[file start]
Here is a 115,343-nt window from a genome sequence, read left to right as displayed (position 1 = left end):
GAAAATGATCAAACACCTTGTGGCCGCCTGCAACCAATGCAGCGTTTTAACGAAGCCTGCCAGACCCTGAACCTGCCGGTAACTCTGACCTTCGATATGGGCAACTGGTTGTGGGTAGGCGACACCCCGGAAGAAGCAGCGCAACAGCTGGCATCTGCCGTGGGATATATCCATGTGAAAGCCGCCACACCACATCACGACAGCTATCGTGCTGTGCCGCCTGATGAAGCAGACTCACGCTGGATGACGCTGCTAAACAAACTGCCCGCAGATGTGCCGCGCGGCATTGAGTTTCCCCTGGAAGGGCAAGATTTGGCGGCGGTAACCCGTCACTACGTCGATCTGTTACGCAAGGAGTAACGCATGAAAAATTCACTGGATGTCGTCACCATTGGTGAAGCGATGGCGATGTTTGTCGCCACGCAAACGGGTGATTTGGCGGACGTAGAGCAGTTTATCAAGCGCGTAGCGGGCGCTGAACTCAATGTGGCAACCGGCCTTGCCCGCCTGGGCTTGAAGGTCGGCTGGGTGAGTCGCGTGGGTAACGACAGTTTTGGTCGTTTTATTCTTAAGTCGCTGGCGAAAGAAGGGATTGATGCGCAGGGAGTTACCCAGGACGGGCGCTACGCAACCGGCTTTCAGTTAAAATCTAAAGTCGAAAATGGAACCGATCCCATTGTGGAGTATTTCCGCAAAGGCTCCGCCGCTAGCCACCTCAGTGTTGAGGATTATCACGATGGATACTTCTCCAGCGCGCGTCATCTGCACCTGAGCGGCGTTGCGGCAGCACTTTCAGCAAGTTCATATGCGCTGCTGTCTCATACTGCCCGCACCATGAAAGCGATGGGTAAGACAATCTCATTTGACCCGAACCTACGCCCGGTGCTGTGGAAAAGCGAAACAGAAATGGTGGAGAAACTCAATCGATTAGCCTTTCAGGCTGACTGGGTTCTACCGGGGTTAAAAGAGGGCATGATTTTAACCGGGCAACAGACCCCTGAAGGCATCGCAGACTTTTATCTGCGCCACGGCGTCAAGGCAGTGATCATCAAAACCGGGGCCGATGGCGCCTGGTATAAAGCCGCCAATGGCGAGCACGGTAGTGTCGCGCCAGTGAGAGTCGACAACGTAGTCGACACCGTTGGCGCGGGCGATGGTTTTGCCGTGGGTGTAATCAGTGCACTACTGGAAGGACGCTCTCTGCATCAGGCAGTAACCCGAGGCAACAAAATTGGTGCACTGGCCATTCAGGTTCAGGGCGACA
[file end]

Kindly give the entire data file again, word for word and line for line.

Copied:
Here is a 115,343-nt window from a genome sequence, read left to right as displayed (position 1 = left end):
GAAAATGATCAAACACCTTGTGGCCGCCTGCAACCAATGCAGCGTTTTAACGAAGCCTGCCAGACCCTGAACCTGCCGGTAACTCTGACCTTCGATATGGGCAACTGGTTGTGGGTAGGCGACACCCCGGAAGAAGCAGCGCAACAGCTGGCATCTGCCGTGGGATATATCCATGTGAAAGCCGCCACACCACATCACGACAGCTATCGTGCTGTGCCGCCTGATGAAGCAGACTCACGCTGGATGACGCTGCTAAACAAACTGCCCGCAGATGTGCCGCGCGGCATTGAGTTTCCCCTGGAAGGGCAAGATTTGGCGGCGGTAACCCGTCACTACGTCGATCTGTTACGCAAGGAGTAACGCATGAAAAATTCACTGGATGTCGTCACCATTGGTGAAGCGATGGCGATGTTTGTCGCCACGCAAACGGGTGATTTGGCGGACGTAGAGCAGTTTATCAAGCGCGTAGCGGGCGCTGAACTCAATGTGGCAACCGGCCTTGCCCGCCTGGGCTTGAAGGTCGGCTGGGTGAGTCGCGTGGGTAACGACAGTTTTGGTCGTTTTATTCTTAAGTCGCTGGCGAAAGAAGGGATTGATGCGCAGGGAGTTACCCAGGACGGGCGCTACGCAACCGGCTTTCAGTTAAAATCTAAAGTCGAAAATGGAACCGATCCCATTGTGGAGTATTTCCGCAAAGGCTCCGCCGCTAGCCACCTCAGTGTTGAGGATTATCACGATGGATACTTCTCCAGCGCGCGTCATCTGCACCTGAGCGGCGTTGCGGCAGCACTTTCAGCAAGTTCATATGCGCTGCTGTCTCATACTGCCCGCACCATGAAAGCGATGGGTAAGACAATCTCATTTGACCCGAACCTACGCCCGGTGCTGTGGAAAAGCGAAACAGAAATGGTGGAGAAACTCAATCGATTAGCCTTTCAGGCTGACTGGGTTCTACCGGGGTTAAAAGAGGGCATGATTTTAACCGGGCAACAGACCCCTGAAGGCATCGCAGACTTTTATCTGCGCCACGGCGTCAAGGCAGTGATCATCAAAACCGGGGCCGATGGCGCCTGGTATAAAGCCGCCAATGGCGAGCACGGTAGTGTCGCGCCAGTGAGAGTCGACAACGTAGTCGACACCGTTGGCGCGGGCGATGGTTTTGCCGTGGGTGTAATCAGTGCACTACTGGAAGGACGCTCTCTGCATCAGGCAGTAACCCGAGGCAACAAAATTGGTGCACTGGCCATTCAGGTTCAGGGCGACA